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War and Nature: Fighting Humans and Insects with Chemicals from World War I to Silent Spring (Studies in Environment and History)

War and Nature: Fighting Humans and Insects with Chemicals from World War I to Silent Spring (Studies in Environment and History)
Author: Professor Edmund Russell
ISBN 13: 9780521799379
ISBN 10: 521799376
Edition: 1St Edition
Publisher: Cambridge University Press
Publication Date: 2001-02-12
Format: Paperback
Pages: 334
List Price: $34.99

Shows the intersection of chemical warfare and pest control in the twentieth century.

Kirkus Reviews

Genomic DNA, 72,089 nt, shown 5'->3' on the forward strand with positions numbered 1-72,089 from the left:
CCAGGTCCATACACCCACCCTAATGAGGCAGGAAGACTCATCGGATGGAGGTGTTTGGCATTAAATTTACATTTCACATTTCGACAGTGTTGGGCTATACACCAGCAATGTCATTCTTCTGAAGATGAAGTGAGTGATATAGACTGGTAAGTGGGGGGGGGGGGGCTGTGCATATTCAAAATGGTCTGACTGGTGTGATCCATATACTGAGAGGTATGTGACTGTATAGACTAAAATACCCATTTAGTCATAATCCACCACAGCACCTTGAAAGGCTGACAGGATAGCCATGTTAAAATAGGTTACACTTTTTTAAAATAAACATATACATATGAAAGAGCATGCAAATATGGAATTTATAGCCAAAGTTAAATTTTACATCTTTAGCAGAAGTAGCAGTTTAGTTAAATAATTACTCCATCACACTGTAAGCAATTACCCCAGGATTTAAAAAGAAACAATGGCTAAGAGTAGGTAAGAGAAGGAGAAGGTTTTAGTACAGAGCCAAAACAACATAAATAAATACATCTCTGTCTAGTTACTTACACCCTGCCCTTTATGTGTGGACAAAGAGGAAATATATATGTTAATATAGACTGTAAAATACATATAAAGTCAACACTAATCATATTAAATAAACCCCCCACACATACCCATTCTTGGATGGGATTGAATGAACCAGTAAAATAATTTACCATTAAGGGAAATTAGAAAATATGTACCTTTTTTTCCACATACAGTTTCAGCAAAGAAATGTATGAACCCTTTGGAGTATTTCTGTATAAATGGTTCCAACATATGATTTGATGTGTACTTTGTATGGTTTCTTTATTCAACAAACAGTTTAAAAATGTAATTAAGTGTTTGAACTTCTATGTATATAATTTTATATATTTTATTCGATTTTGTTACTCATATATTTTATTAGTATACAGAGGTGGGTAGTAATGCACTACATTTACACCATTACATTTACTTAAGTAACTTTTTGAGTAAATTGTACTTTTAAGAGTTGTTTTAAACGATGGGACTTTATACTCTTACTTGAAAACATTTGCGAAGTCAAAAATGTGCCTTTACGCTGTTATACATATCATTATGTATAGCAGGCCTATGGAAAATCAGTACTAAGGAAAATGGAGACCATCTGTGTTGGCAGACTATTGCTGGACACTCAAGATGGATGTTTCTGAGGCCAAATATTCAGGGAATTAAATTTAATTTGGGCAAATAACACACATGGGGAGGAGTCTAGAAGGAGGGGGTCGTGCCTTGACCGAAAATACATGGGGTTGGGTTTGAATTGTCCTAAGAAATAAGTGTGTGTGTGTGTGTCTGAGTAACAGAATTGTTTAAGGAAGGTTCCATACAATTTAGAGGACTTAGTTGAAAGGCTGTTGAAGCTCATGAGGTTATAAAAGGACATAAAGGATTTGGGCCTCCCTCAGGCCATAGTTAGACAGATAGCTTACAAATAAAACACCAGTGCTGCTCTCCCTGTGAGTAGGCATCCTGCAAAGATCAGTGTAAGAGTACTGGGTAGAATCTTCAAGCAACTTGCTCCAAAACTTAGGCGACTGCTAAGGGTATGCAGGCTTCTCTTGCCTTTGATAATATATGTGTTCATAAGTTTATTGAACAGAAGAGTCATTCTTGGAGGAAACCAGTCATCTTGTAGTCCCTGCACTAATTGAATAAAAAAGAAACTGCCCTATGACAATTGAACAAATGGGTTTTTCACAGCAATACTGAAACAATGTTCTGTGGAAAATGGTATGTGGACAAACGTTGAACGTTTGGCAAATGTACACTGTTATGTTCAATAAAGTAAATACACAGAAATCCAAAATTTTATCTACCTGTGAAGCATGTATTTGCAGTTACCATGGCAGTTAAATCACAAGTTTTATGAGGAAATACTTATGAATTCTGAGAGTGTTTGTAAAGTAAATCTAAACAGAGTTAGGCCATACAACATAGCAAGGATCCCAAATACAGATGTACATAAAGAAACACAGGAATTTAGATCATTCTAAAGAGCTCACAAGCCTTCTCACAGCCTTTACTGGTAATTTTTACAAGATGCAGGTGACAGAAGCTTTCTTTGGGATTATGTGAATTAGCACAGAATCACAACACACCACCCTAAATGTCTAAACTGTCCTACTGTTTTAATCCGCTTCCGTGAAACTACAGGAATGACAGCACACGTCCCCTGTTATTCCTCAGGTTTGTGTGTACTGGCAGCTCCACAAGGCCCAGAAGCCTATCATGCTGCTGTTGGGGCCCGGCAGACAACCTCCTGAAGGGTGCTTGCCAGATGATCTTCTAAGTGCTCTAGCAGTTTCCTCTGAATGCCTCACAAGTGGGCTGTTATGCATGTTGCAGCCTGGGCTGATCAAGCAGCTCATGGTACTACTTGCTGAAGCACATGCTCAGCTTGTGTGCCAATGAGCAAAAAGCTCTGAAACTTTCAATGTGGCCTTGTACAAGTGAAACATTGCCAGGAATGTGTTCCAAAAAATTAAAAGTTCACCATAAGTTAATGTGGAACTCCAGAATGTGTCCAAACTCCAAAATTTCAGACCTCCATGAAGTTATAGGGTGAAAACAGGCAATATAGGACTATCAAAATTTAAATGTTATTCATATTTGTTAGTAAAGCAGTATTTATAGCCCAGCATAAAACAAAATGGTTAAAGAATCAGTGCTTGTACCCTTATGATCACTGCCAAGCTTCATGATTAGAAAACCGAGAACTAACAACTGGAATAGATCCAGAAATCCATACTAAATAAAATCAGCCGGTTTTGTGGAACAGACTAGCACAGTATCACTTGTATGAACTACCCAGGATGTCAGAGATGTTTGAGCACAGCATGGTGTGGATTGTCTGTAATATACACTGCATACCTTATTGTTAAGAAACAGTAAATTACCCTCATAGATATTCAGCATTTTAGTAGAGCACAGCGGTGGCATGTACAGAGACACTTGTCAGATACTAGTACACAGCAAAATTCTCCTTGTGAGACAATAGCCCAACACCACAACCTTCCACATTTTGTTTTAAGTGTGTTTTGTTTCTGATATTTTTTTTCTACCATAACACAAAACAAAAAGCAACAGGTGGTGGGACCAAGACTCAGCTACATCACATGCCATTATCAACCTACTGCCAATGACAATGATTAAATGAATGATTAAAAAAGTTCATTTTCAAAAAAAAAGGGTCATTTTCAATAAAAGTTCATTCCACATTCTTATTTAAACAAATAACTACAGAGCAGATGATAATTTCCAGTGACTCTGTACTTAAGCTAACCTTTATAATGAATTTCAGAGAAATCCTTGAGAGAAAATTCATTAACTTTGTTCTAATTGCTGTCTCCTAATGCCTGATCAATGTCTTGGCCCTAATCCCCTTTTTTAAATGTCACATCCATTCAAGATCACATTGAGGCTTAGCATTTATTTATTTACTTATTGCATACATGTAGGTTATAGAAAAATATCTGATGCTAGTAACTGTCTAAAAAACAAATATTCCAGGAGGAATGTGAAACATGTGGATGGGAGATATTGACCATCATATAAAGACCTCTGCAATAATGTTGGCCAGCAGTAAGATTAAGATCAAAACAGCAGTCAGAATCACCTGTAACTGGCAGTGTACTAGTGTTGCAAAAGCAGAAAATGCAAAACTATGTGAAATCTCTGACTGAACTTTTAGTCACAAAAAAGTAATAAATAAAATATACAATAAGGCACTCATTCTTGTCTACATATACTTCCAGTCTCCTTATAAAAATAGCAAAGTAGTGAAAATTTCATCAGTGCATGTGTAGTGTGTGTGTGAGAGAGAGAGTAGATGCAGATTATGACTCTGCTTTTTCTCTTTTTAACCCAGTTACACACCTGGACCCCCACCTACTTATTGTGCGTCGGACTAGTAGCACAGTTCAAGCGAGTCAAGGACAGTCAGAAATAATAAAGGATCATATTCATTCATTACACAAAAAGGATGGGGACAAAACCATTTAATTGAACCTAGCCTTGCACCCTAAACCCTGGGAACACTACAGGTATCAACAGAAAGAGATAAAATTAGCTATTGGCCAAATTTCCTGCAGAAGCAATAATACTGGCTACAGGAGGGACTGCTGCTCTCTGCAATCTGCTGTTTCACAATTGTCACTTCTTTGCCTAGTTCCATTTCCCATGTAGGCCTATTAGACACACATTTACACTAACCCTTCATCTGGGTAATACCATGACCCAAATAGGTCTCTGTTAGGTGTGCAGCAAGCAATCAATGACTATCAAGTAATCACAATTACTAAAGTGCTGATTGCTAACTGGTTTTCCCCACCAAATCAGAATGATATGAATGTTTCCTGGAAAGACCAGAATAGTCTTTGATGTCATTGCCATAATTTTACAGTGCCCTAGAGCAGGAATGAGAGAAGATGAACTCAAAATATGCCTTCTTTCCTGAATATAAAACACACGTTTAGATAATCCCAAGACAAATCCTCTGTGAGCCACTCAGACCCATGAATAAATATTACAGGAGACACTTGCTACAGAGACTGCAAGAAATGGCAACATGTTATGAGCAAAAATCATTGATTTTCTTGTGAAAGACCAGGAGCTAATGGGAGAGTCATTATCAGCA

An engrossing, unusual social narrative, documenting the close ties between chemical weapons development and"peaceful" applications in insect warfare. Russell's debut views the predominantly military history of the world wars and the Cold War as a metaphor for similarly volatile technological developments in the private sector. He explores how, despite the horror of indiscriminate gas warfare promulgated by all sides in WWI (here termed"The Chemists' War"), a clique of ambitious scientists and soldiers in the Chemical Warfare Service created an advocacy culture that portrayed the frightening new technology as safer and more humane than the era's gruesome trench-war stalemates. Such"gas boosterism" was checked by Depression-era public hostility towards the"merchants of death," and by FDR's horror of chemical warfare, evident in his"no-first-use" policy. This altered the service's priorities, towards development of incendiary devices such as napalm, flame throwers, and cluster bombs; ironically, this shift made Allied bombing of German and Japanese cities especially devastating, much more so than gas warfare would have been. The most ingenious element of Russell's approach may be seen in his even-handed exploration of how chemical warfare science influenced the civilian pest-eradication industry. He unearths startling cultural histories, such as how the military need to combat typhus and malaria fed the American enthusiasm for DDT, how the imagery and language of insect extermination fused with conceptions of"total war" to inure soldiers to massive killing (particularly regarding the Japanese), and how postwar science exploited Nazi development of organophosphates (powerfulinsecticidesrelated to nerve gasses) for great profits and terrifying new weapons. He concludes by addressing the Cold War–era unease epitomized by Eisenhower's warnings about the"military-industrial complex" and Rachel Carson's Silent Spring (1962), seeing both as warnings that an"elite class [had] lost sight of what they were ostensibly trying to protect" through endorsement of chemical warfare's many forms. A lively work on a somewhat arcane topic, and an important prehistory of our environmentally conscious, biologically threatened era.